Some 2023 Golden Vines applicants – part 1

Florencia Gomez

The first of three collections of profiles of some of this year's applicants for the three Taylor's Port Golden Vines Diversity Scholarships, winners to be announced in September. They have been written by Romané Basset of the foundation named after his father Gérard. See also part 2 and part 3.

Argentinian Florencia Gomez, pictured above, had to battle what she calls ‘a strong macho culture’ when studying winemaking at the University of Mendoza. This is perhaps best exemplified by the fact that, though 60% of winemaking graduates from the university are female, women account for only 13% of Argentine winemakers. She did manage to get a job making wine but after six years her curiosity led her to try her hand at the export side of the industry, before moving into freelance wine marketing.

Frustrated by the narrow range of wines available to taste in Argentina, she moved to London to gain greater access to the wines of the world … precisely one week before the UK's COVID-19 lockdown began. Undeterred, and like so many, she moved her business online to deal with to the new reality, learning much about digital marketing along the way. Determined to improve the representation of Latin American women in the world of wine, and inspired by figures such as Marina Gayan MW (currently Latin America’s only MW) and Caro Maurer MW, Gomez has joined the MW programme. She feels that not only will it enable her to further her passion for wine, but that it should make her a more prominent role model for women from under-represented communities.

She already practises what she preaches. Not only does she make an effort to hire Latin American women and women from under-represented minorities in her consultancy work, but she also works in supporting and mentorship roles with groups such as Bâtonnage and Queena Wong’s Curious Vines, each dedicated to improving female representation in the wine industry in the US and UK respectively. 

Ahyoung Jeong

Ahyoung Jeong, pictured above, is a Korean wine entrepreneur and educator living and working in Seoul. In Korea, there are currently no MWs, and only a handful of DipWSET holders, so Jeong is distinctly short of the role models who can be so helpful in other parts of the world. A further difficulty is the distance between Korea and most of the world’s leading wine markets and wine regions. Undeterred, she has been a diligent student, always striving to excel. She gained a Distinction in the WSET Level 3, a Merit in her DipWSET, and was ranked first at the inaugural Vintage Port Academy held in Seoul in 2018 thanks to her essay on how to market vintage port.

Having always wanted to undertake the MW, Jeong was accepted in 2020 onto the Vinifera Euromaster MSc in Viticulture programme, which she saw as the ideal next step on her journey towards the MW qualification, but the project was abruptly curtailed by the onset of COVID-19. Her plans upset, Jeong decided to ‘make lemonade out of this sour lemon’ and allowed her entrepreneurial spirit free rein. She started writing her first wine book, Do You Like Wine?, aimed at beginners; founded her own wine academy (registered as a WSET Approved Programme Provider, one of very few in Korea), which focused on providing a comfortable atmosphere and small classes; and then went on to produce wine content on YouTube through her channel Jayne’s Wine House.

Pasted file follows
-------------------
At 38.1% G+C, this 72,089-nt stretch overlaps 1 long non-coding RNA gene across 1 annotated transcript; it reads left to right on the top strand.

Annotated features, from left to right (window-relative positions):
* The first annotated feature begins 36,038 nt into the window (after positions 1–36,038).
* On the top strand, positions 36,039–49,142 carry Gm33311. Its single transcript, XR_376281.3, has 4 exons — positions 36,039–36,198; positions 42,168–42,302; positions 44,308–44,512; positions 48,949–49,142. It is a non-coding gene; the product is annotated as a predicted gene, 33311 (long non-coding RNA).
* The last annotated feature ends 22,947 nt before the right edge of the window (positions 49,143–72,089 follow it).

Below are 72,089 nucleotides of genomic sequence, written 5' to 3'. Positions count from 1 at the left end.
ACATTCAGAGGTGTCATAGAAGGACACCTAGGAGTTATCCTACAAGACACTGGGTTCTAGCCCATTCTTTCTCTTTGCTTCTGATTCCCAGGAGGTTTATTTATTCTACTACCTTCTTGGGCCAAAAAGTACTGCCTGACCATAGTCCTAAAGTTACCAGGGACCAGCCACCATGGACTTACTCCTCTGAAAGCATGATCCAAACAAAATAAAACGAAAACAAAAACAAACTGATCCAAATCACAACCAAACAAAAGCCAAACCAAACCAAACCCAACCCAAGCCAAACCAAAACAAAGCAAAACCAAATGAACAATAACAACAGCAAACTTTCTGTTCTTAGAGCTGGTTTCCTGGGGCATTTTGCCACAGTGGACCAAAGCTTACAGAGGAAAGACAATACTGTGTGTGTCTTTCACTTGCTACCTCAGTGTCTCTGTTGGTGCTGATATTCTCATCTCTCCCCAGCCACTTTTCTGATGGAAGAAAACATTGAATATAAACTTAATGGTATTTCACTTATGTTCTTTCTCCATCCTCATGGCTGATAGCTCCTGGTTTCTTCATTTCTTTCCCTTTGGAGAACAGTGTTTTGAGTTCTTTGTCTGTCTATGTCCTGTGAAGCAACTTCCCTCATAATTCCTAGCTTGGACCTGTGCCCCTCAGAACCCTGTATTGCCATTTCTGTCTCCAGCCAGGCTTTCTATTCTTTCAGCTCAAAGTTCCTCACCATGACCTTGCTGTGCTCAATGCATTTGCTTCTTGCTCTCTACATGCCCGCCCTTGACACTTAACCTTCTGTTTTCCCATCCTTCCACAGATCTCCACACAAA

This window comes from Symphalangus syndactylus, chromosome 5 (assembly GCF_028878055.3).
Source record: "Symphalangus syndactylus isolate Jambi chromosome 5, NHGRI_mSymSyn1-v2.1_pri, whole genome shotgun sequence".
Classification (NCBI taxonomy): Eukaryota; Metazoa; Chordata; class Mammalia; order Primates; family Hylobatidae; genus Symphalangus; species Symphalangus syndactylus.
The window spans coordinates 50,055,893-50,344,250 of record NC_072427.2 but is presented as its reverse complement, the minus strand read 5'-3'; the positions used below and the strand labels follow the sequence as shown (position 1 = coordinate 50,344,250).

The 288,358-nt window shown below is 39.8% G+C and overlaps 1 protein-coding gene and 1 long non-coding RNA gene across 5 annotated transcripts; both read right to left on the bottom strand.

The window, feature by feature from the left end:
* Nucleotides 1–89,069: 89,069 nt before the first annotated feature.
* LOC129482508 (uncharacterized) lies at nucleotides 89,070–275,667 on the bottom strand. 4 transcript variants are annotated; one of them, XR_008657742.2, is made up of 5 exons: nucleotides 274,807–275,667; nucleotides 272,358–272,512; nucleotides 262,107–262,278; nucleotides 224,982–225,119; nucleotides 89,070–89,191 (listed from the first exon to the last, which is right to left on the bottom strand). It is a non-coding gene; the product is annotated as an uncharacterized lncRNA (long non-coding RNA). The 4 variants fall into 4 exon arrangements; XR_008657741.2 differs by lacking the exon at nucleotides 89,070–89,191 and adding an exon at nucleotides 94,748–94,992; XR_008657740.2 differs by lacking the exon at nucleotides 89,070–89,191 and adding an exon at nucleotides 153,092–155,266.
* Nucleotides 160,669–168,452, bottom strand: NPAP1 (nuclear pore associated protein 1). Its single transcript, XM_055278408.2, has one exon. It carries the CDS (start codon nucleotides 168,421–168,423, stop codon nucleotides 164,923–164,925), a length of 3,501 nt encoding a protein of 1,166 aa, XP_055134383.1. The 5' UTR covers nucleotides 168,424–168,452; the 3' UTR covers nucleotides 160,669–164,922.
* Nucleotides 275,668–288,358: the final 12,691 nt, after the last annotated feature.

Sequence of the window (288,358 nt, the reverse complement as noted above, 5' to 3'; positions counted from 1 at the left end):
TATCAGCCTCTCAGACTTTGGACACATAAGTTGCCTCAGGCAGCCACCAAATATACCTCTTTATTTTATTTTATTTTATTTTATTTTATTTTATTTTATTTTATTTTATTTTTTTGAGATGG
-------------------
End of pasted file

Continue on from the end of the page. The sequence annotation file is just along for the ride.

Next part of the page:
Jeong plans to share her MW journey through the old and new media networks which she has created and grown in order to demonstrate that, even for those who do not live in major wine markets and who do not speak English as their first language, the Master of Wine, and indeed a career in the wine industry, is still an attainable and fulfilling objective.

Gabriella Di Nardo

Gabriela di Nardo, pictured above, is a Venezuelan wine educator and community manager who currently lives and works in Barcelona, Spain. Gabriela grew up immersed not in wine but in the ‘exotic spices and fruits’ of Venezuelan cuisine which, she says, ‘laid the groundwork from which [she] could develop [her] tasting skills’. She studied tourism but spent her teenage years in a mixture of fear, insecurity and uncertainty because of the political situation in Venezuela. Di Nardo moved to Houston, Texas, to pursue first studies and then a career in restaurant and catering management.

When her work visa expired, she returned to Caracas but had fond memories of being in charge of ordering wines while working as a restaurant manager in Houston. This sparked her interest in wine and led her to move to Barcelona in 2014 to join the sommelier programme at the university there. She had a lot to learn and freely confesses that when she arrived in Spain she thought ‘Chardonnay was a synonym for white wine and Montsant was a wine made with genetically modified grapes’. Di Nardo had little idea that this move would be the beginning of a long and fulfilling journey in the wine industry.

Since then, she has gone on to work for Freixenet, Klaus Peter Keller (who was very impressed by her) and the Barcelona wine store Vila Viniteca. Today she is a Barcelona-based freelance wine educator and consultant. Her varied and wide experience has exposed her to what she calls ‘the challenges of being a Latin American woman working in wine’, encountering people who doubt that a Venezuelan woman could know much about wine. She says she is determined to disprove these naysayers and serve as an example to other Latin American women by becoming the first ever Venezuelan Master of Wine.